* MSCI world tech stock index climbs 0.7 pct to new record high
* Italian bonds see modest selling ahead of govt confidence vote
* Peso slides vs the dollar as tariff spat with U.S. escalates
* Copper rises as wage talks rumble on at world's largest mine
* Crude oil prices crawl up after 3 sessions of losses
By Marc Jones
LONDON, June 5 (Reuters) - World tech stocks hit a record high on Tuesday, spurred on by a new all-time peak for Apple, a 17-year top for European tech firms and news that Twitter and Netflix were set to join Wall Street's flagship S&P 500 index.
MSCI's global tech index scored the milestone after the FAANGs -- Facebook, Apple, Amazon, Netflix and Google -- drove the technology-heavy Nasdaq to a new closing high in New York on Monday.
That then raised Asia's big BATTS -- Baidu, Alibaba, Tencent, Taiwan Semiconductor, Samsung -- with Alibaba notching a new high and Baidu surging 5 percent for its best day in more than a month.
Europe got in on the act too as tech stocks there jumped more than 1 percent in a third day of gains that took them to their highest since the dot-com boom of 2001.
"The market is being pushed up by just a few huge companies," said Jerome Schupp, equity analyst at Prime Partners in Lausanne.
"All big names from Apple to Amazon and Microsoft are able to make huge buybacks and acquisitions, and the internal growth of most of these companies is pretty in line with expectations."
Moves in other markets were modest or centred around growing nervousness about global trade tensions.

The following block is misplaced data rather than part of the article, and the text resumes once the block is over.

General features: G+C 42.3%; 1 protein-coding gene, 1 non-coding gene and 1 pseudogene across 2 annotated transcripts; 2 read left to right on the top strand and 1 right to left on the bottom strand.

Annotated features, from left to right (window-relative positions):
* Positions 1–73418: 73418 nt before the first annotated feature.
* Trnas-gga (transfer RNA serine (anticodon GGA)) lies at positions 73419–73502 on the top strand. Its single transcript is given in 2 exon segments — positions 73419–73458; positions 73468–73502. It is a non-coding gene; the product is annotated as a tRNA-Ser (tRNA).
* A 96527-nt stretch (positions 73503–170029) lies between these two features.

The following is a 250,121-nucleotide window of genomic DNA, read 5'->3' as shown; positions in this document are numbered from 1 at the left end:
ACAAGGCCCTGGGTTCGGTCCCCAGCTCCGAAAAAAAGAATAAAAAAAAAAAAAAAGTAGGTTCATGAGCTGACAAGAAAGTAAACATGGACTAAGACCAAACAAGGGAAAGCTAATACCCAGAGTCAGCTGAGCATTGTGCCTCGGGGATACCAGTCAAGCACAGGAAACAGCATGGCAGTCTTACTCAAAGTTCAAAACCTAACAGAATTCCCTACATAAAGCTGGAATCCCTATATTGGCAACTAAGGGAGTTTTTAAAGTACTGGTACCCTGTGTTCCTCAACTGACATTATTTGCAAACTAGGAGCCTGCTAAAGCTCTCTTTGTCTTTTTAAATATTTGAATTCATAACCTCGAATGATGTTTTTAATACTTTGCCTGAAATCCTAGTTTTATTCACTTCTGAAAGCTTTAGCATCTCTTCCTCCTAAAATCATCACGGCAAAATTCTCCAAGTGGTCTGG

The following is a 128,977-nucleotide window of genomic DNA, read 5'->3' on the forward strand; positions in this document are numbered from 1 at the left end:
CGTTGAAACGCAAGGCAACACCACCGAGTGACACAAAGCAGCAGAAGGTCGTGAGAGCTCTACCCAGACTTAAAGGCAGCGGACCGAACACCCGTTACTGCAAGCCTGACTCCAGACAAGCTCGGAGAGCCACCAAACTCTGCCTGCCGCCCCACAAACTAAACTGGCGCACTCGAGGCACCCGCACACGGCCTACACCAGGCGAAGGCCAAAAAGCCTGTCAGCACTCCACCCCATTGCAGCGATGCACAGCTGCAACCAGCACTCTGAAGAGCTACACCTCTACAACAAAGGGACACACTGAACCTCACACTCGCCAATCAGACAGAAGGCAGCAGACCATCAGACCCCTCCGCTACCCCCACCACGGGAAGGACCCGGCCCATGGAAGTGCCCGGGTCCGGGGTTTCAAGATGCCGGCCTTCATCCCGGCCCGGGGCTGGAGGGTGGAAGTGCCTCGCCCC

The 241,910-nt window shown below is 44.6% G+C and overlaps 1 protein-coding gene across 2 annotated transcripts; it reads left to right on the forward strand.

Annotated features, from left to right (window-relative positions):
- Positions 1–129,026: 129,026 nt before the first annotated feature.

The dollar, the euro and yen largely cancelled each other out, but the dollar made 0.6 percent on Mexico's peso after Mexico said it would impose a 20 percent tariff on U.S. pork imports in retaliation for U.S. levies on steel and aluminium.
There was some selling of Italian government bonds again too after their rebound of the last few days and as traders waited for the country's senate to hold a confidence vote later on Giuseppe Conte's appointment as prime minister.
Market participants will also be keeping an eye on a speech by ECB President Mario Draghi for any indication of how the political developments in southern Europe may affect monetary policy.
Other euro zone government bond yields were 1-2 basis points lower, as a measure of calm returned to the market.
Germany's 10-year government bond, the benchmark for the bloc, saw its yield drop 1.5 bps to 0.40 percent, while the 10-year U.S. Treasury note yield stood near the 11-day high of 2.946 percent brushed overnight.
Spain also saw a change of government last week, with socialist Pedro Sanchez replacing conservative Mariano Rajoy. Investors assessed the likelihood of another election there as low, which kept a lid on volatility.
Asia's moves overnight saw Japan's Nikkei gain 0.2 percent, Hong Kong's Hang Seng climb 0.15 percent and the Shanghai Composite Index rise 0.25 percent after data showed China's services sector expanding at a steady pace.
The Australian dollar declined 0.15 percent to $0.7636 after climbing to a six-week high of $0.7666 overnight on upbeat domestic data.
In commodities, oil prices went sideways after falling nearly 2 percent in the previous session on growing U.S. production and expectations of higher OPEC supplies.
Brent crude futures dipped 15 cents to $75.13 while U.S. crude futures were up 19 cents at $64.95 a barrel after finishing the previous session down 1.6 percent.
Industrial metals like copper, and zinc and aluminium were all 0.6-1.4 percent higher though safe-haven spot gold was little changed at $1,291.54 an ounce after posting three days of losses.
Copper's rise lifted it to its highest in six weeks and came as wage talks at the world's biggest mine - BHP's, Escondida mine in Chile - rumbled on.
Last year, a failure to reach a labour deal at the mine led to a 44-day strike that jolted the global copper market.
"Union leaders at the Escondida copper operation sent their most ambitious wage proposal to owners BHP Billiton, raising the possibility of strike action later this year," analysts at ANZ bank said in a note. (Editing by Hugh Lawson Additional Reporting by Danilo Masoni in Milan)